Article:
There’s a growing gap in the financing of infrastructure, and it’s likely to put additional pressure on the global financial system.
In fact, just keeping up with the current pace of global GDP growth will require $57 trillion of infrastructure investment between now and 2030.
Almost everyone would agree on the importance of investing in infrastructure – it’s the basic physical system that holds together our countries and allows them to thrive. In fact, McKinsey estimate improved infrastructure productivity could save $1 trillion a year. But not everyone can agree on how to bridge this financing gap. Is there a solution?
Private money for public goods
At the B20 energy Forum last October, experts had a recommendation on how to start bridging the gap: social credits.
Social credits are a positive externality aiming to bridge the gap between the available private capital and the massive need for sustainable economic growth and infrastructure projects. Basically, social credits offer an incentive mechanism to attract private capital for critical projects.
And looking at the data, it’s clear that an incentive is needed: according to research, the annual infrastructure shortfall in public spending is over $1 trillion.
Since these projections don’t include increased demand for global spending in areas such as education, healthcare and other public or social sectors, we’re clearly looking at an unprecedented level of pressure on public expenditure globally.
This can only be eased with an effective strategy for utilizing private capital, which is currently estimated to be in excess of $150 trillion. It is also growing consistently and is constantly looking for new investment opportunities. Interestingly, a recent survey of high net-worth individuals under the age of 45 found they were particularly keen to invest in projects that have a deeper social impact.
Could social credits encourage the holders of this wealth to invest it in public infrastructure projects?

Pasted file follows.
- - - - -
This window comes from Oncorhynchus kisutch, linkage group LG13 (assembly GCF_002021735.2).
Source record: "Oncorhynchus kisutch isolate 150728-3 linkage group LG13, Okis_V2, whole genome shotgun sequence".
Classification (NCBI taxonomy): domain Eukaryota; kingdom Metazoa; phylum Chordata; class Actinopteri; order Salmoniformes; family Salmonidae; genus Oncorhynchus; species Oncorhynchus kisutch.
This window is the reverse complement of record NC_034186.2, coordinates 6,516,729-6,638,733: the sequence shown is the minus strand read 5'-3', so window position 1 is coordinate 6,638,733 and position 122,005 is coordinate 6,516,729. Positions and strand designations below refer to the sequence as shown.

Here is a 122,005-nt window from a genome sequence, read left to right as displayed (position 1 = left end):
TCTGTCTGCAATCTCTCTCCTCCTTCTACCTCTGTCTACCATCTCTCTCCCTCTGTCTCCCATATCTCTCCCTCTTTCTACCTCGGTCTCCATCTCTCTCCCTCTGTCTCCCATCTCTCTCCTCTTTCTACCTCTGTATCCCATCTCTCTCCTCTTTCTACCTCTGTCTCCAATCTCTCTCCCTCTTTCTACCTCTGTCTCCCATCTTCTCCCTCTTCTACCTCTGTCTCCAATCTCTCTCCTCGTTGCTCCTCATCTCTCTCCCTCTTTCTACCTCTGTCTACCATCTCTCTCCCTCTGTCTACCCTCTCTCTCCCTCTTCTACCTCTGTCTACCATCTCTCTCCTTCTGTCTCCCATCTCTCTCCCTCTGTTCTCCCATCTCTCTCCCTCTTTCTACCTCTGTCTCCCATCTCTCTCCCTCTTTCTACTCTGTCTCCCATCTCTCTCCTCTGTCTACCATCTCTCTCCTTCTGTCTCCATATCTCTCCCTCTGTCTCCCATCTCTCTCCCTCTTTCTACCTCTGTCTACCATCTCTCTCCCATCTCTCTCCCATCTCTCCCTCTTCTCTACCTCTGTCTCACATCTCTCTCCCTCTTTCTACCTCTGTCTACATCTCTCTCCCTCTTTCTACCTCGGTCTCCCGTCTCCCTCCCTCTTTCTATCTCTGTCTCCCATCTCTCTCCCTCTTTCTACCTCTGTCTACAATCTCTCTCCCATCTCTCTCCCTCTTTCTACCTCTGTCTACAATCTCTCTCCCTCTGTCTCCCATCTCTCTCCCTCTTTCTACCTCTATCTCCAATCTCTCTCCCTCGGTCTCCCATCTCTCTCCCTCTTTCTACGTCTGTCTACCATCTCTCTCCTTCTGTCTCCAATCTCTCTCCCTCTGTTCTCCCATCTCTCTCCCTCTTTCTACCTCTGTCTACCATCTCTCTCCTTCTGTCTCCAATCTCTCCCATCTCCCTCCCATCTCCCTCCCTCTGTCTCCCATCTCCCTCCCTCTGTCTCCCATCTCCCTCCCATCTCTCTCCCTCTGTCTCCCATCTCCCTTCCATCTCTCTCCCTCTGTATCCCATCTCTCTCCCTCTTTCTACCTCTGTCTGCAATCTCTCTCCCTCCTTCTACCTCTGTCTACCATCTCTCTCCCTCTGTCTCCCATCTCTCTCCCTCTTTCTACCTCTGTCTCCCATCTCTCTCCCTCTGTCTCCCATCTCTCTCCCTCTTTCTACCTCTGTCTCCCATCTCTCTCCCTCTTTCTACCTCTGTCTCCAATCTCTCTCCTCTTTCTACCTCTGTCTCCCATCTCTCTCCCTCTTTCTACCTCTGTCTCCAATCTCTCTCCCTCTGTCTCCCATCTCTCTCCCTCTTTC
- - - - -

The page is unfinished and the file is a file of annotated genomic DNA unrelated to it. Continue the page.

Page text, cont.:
Closing the infrastructure gap
First, let’s go back to basics: what exactly are social credits? It’s a system under which those investors looking to make impactful investments are issued a specified number of social credits that can be redeemed in a number of ways that could contribute to economic growth.
For instance, social credits could be used to capitalize a new company that might create new jobs, or for a company to issue new shares, or for a donation to a qualified non-profit entity and to offset a tax liability. At a more advanced stage, social credits could also be tradable at a social impact marketplace, or they could potentially be used as a digital currency.
Clearly, a number of safeguards and precautions would need to be in place to avoid any unanticipated effect on the public finance structure of the countries involved. Social credits would therefore need to have, for example, a clear expiry date for redemption. There should be minimum and maximum redemption thresholds and ceilings within each fiscal year. Redemption could be linked to impact assessment and could be phased out in line with public-private partnership models used for social credits-approved investments. Such measures (and potentially others) would be necessary to allow each involved country to be able to predict and plan the use of social credits in coordination with their fiscal and financial policies as well as investment strategies.
Testing the concept
If social credits sound like such a good idea, how do we get things moving? A pilot between two countries would be the best place to start. The chosen countries should have similar legal systems, and reasonably sized trade and investment inflows. A pilot between the UK and South Africa could work well.
The UK has a longstanding tradition of using innovative strategies in development finance, so would be in a good position to offer further guidance on implementing social credits.
South Africa not only has a similar legal framework to that of the UK, but has also expressed an interest in sustainable economic growth. The existing trade and investment relations between the UK and South Africa further confirm their suitability for the pilot.
Once both the proposed pilot countries agreed to take part in the project, they could work together to come to a broader agreement on how this might work in practice. This could be under their existing double-taxation arrangement or separately in the form of an MOU. As a first step, the pilot countries could discuss and agree on an incentive structure, and classify sustainable economic growth as an FDI-approved sector. More specifically, the pilot countries could earmark certain sectors, such as agriculture, water and housing (or basic needs), education, health, energy and financial services (or basic services), and climate-change (clean energy and related projects) as the eligible sectors to pilot social credits.
We don’t yet know whether social credits could be the answer to our growing infrastructure financing gap. But we do know that the stakes are too high not to at least try. It concerns our roads, our schools, our houses, our energy sectors. In short, our future.
To find out more about social credits and how they could help bridge the infrastructure gap, visit www.socialcredits.org